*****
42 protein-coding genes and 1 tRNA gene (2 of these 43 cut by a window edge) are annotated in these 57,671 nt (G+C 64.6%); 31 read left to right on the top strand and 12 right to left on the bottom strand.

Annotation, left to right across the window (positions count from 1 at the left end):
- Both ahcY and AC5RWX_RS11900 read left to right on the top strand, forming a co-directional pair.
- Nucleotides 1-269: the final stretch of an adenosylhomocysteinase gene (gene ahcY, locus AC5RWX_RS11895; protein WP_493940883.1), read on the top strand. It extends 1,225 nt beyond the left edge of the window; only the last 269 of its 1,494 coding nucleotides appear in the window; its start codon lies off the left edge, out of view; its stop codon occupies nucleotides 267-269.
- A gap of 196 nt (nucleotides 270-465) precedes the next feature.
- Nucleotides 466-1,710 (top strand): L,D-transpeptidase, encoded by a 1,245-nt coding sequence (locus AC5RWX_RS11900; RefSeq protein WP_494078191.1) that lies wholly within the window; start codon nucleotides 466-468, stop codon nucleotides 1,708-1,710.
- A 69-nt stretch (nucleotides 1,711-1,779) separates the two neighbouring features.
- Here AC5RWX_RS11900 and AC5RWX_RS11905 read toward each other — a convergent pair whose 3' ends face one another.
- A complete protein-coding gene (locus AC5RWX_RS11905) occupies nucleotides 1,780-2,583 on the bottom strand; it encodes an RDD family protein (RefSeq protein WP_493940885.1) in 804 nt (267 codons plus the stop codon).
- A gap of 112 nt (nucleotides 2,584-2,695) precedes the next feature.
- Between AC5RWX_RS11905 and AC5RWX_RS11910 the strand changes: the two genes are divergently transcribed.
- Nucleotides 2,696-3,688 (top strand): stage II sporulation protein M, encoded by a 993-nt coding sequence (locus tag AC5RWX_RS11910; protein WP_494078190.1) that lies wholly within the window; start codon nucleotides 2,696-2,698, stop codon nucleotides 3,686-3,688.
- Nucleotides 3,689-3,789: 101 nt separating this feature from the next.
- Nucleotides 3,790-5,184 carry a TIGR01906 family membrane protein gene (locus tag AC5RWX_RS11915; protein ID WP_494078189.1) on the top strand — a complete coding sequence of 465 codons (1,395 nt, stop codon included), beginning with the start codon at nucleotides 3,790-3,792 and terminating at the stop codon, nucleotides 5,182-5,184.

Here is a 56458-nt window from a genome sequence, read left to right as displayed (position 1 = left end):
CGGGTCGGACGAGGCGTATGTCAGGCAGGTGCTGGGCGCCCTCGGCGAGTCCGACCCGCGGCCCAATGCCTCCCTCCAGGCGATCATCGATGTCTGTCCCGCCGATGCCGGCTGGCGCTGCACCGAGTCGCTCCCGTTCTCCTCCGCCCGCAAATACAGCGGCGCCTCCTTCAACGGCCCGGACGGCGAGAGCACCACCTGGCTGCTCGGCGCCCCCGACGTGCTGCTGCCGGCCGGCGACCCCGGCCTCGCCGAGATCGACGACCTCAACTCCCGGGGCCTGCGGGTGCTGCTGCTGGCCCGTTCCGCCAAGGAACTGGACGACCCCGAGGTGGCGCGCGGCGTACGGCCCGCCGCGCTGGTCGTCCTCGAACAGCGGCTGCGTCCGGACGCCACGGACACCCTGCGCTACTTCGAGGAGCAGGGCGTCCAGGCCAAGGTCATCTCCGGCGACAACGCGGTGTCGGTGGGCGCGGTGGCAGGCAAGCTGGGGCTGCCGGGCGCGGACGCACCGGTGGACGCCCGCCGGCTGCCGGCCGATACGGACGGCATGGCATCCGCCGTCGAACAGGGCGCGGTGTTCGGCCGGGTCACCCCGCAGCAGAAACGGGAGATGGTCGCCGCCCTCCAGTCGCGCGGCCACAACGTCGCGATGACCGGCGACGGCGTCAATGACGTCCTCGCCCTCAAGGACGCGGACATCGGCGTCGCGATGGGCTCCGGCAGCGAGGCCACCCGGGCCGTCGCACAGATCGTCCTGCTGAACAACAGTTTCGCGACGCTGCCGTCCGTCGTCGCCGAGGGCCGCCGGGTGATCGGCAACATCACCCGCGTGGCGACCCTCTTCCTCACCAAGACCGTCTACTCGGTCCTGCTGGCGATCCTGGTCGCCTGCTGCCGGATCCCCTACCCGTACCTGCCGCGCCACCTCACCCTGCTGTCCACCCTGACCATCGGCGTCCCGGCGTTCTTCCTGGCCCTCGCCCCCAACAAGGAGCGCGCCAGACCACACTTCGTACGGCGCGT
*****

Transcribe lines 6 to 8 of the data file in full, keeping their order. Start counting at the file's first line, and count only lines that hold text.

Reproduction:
- Nucleotides 466-1,710 (top strand): L,D-transpeptidase, encoded by a 1,245-nt coding sequence (locus AC5RWX_RS11900; RefSeq protein WP_494078191.1) that lies wholly within the window; start codon nucleotides 466-468, stop codon nucleotides 1,708-1,710.
- A 69-nt stretch (nucleotides 1,711-1,779) separates the two neighbouring features.
- Here AC5RWX_RS11900 and AC5RWX_RS11905 read toward each other — a convergent pair whose 3' ends face one another.